Can This Value Fund Shed Its Volatility?


By Amey Stone Value funds, which seek out stocks that are cheap relative to the market, are traditionally a lot less volatile than their growth-oriented peers. Based on its name, investors might assume that Gabelli Blue Chip Value would be among the more stalwart of the value group. Yet for the past year, that has been far from true.

In the first three quarters of 2002, the fund (GABBX) fell a punishing 50%, as manager Barbara Marcin positioned the portfolio for an economic rebound and a return of investor confidence that failed to materialize. "I was looking for a stronger recovery earlier than I should have been," admits Marcin, who thinks the looming war with Iraq has kept chief executives sitting on their wallets far longer than the economy's underlying strength would otherwise dictate. Among her way-too-early picks was battered telecom-equipment maker Lucent Technologies (LU).

However, Marcin doesn't sound too apologetic -- and with good reason. In the fourth quarter of 2002, it took only a glimmer of improved investor sentiment and a perking up of wilted corporate earnings for the fund to shine. It gained 20%, vs. just 8% for the Standard & Poor's 500-stock index. Even lowly Lucent is up 180%, to $1.70 on Feb. 10, from its October, 2002, low. Hewlett-Packard (HPQ), another large holding, is up to $16.64, from a low last year of $10.75.

OLD MEDIA VALUE. This year will be the acid test for Marcin's bold strategy of picking out-of-favor stocks, primarily due to weak business conditions. Her intention is to load the fund with names that will turn around in one to three years. Such stocks should get a double lift -- when earnings and cash flow improve, and also when they regain investors' confidence and thus earn a higher price-earnings multiple.

AOL Time Warner (AOL), a top fund holding, is a good example of a stock that has a long way to go on both counts. Its earnings plunged as the online media business struggled, and the merged giant has been a chronic disappointment to investors -- their anger and anxiety further roiled by the departure of the merger's principal architects. Yet Marcin says her analysis shows that the old Time Warner businesses alone are worth $15 or $16 a share. Add $3 or $4 for America Online, she figures, and you get close to $20. AOL Time Warner shares closed Feb. 10 at $10.36.

To make it into Marcin's portfolio, a stock must have at least 30% upside in a recovery. "We spend 10% of the time figuring out if the stock looks cheap -- and 90% of our time figuring out what's going to happen in the next year that will improve its earnings and cash flow," explains Marcin.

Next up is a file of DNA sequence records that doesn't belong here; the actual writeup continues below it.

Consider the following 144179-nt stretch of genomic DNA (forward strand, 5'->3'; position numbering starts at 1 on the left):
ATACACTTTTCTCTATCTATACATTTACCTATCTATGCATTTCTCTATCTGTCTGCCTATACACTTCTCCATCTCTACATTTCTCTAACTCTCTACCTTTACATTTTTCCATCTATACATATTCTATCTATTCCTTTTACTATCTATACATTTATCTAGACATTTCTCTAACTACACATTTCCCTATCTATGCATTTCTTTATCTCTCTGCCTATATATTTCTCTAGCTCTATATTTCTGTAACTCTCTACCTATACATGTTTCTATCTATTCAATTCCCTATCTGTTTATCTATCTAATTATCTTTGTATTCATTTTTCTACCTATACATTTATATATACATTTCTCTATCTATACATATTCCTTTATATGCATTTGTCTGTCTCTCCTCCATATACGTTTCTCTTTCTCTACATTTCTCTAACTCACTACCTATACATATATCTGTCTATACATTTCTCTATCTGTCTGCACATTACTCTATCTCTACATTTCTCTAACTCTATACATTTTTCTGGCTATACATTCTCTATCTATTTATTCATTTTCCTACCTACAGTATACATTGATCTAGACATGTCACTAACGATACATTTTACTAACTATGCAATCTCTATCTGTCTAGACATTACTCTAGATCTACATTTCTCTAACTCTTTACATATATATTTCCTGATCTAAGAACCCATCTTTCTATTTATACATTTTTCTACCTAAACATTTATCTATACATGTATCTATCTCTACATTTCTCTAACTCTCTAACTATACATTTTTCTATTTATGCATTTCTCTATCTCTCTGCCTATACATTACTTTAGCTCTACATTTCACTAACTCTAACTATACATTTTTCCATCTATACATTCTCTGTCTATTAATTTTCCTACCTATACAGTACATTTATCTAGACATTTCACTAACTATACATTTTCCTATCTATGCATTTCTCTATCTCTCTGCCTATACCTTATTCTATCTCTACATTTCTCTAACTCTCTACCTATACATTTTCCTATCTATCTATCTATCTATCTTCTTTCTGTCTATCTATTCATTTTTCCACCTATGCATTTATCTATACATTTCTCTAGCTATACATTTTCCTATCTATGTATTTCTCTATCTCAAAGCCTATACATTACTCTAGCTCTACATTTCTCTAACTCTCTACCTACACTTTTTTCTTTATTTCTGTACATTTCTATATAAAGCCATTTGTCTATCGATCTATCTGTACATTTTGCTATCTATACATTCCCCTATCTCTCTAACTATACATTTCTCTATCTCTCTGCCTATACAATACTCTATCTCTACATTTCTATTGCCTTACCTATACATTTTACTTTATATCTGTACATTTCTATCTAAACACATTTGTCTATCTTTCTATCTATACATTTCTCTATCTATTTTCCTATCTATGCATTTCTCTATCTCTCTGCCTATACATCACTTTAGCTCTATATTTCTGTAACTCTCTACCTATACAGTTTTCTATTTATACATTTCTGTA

STAYING POSITIVE. Another large holding that the fund purchased in the last six months is Honeywell (HON). The aerospace and industrial-equipment maker that General Electric (GE) tried to buy for more than $50 a share in 2001 is now at $23.63 and has a price-earnings ratio of just 14. Its stock has been hammered by the weak capital-spending environment. And Honeywell has also been knocked down for asbestos exposure and pension liabilities. Marcin believes the lower dollar will help its sales, and she expects underlying earnings power to kick in when the economy improves.

Thus far in 2003, Gabelli Blue Chip Value has stayed in positive territory, with a gain of 1.4% through Feb. 9. That showing earned it a spot in the top 10% of all funds in the large-cap value category this year. But it's early yet, cautions Morningstar fund analyst Shannon Zimmerman.

"It's great that the fund is perking up," Zimmerman says. "But over time, the three-year trailing returns land it very near the bottom of the category." Although Zimmerman says he's rooting for Marcin, the fund, with its rocky results and steep 1.75% expense ratio, doesn't meet his own personal acid test. That is, he wouldn't recommend it to his mother.

HEAVY SWINGS. The big danger with Marcin's strategy, as 2002 results clearly illustrate, is getting in too early. But now that some of her most beleaguered stocks have started to move up, she feels they have a long way to run. HP, up about 60% from its lows, is just starting to restore its reputation and remains cheap. It has a p-e of 14 -- far lower than other tech giants, such as IBM (IBM), at 18, or Dell Computer (DELL) at 30. Says Marcin of HP: "It's putting one foot in front of the other and achieving the earnings goals it has set out for itself."

She's equally bullish on Lucent. Marcin thinks the new management team's goal of turning cash-flow-positive this year is within reach. "The company certainly has lost credibility with investors, so that's why I think there is upside if credibility comes back," she says. With profit margins improving and massive cost-cutting under way, "a little pickup in sales can make a big difference," she says.

Gabelli Blue Chip Value has been much more volatile than its peers. But, as Marcin notes, the typical value fund buys a lot of stocks that are underfollowed and in industries that seem unlikely to ever garner much investor enthusiasm. "A lot of time they're companies that have always been cheap, and therefore they will always be cheap," she says.

Her approach packs a lot more punch -- on both the upside and the downside. That may be more excitement than the typical fund owner is looking for. But for investors brave enough to be scouting out funds that should prosper once the economic recovery gains steam, Gabelli Blue Chip Value has lately proved its mettle. Stone is an associate editor of BusinessWeek Online and covers the markets as a Street Wise columnist and mutual funds in her Mutual Funds Maven column


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